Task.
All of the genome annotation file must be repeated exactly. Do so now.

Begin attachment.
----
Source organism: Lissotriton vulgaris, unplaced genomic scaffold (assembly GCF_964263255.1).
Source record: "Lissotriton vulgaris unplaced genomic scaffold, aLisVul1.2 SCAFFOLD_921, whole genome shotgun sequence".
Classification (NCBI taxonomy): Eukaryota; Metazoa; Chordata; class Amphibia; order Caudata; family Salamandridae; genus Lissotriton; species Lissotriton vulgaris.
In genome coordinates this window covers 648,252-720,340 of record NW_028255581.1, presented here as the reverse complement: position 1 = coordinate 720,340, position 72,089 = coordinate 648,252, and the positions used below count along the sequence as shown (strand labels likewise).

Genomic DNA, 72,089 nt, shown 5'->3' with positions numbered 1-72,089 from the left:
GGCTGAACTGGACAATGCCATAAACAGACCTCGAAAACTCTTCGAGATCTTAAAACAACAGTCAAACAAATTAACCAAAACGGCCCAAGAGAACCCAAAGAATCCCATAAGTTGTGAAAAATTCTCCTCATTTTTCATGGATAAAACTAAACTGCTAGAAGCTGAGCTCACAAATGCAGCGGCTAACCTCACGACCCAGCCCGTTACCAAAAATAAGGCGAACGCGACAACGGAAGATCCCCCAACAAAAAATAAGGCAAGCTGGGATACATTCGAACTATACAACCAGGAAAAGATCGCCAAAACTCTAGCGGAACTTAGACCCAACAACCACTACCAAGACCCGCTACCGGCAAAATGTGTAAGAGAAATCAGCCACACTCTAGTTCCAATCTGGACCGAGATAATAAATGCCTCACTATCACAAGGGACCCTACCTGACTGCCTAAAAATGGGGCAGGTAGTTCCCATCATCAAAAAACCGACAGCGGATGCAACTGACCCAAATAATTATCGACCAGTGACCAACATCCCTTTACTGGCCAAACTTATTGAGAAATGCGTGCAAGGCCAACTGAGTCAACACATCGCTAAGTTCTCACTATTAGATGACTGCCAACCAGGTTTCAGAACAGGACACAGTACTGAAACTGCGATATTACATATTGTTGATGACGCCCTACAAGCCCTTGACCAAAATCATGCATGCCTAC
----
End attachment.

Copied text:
Source organism: Lissotriton vulgaris, unplaced genomic scaffold (assembly GCF_964263255.1).
Source record: "Lissotriton vulgaris unplaced genomic scaffold, aLisVul1.2 SCAFFOLD_921, whole genome shotgun sequence".
Classification (NCBI taxonomy): Eukaryota; Metazoa; Chordata; class Amphibia; order Caudata; family Salamandridae; genus Lissotriton; species Lissotriton vulgaris.
In genome coordinates this window covers 648,252-720,340 of record NW_028255581.1, presented here as the reverse complement: position 1 = coordinate 720,340, position 72,089 = coordinate 648,252, and the positions used below count along the sequence as shown (strand labels likewise).

Genomic DNA, 72,089 nt, shown 5'->3' with positions numbered 1-72,089 from the left:
GGCTGAACTGGACAATGCCATAAACAGACCTCGAAAACTCTTCGAGATCTTAAAACAACAGTCAAACAAATTAACCAAAACGGCCCAAGAGAACCCAAAGAATCCCATAAGTTGTGAAAAATTCTCCTCATTTTTCATGGATAAAACTAAACTGCTAGAAGCTGAGCTCACAAATGCAGCGGCTAACCTCACGACCCAGCCCGTTACCAAAAATAAGGCGAACGCGACAACGGAAGATCCCCCAACAAAAAATAAGGCAAGCTGGGATACATTCGAACTATACAACCAGGAAAAGATCGCCAAAACTCTAGCGGAACTTAGACCCAACAACCACTACCAAGACCCGCTACCGGCAAAATGTGTAAGAGAAATCAGCCACACTCTAGTTCCAATCTGGACCGAGATAATAAATGCCTCACTATCACAAGGGACCCTACCTGACTGCCTAAAAATGGGGCAGGTAGTTCCCATCATCAAAAAACCGACAGCGGATGCAACTGACCCAAATAATTATCGACCAGTGACCAACATCCCTTTACTGGCCAAACTTATTGAGAAATGCGTGCAAGGCCAACTGAGTCAACACATCGCTAAGTTCTCACTATTAGATGACTGCCAACCAGGTTTCAGAACAGGACACAGTACTGAAACTGCGATATTACATATTGTTGATGACGCCCTACAAGCCCTTGACCAAAATCATGCATGCCTAC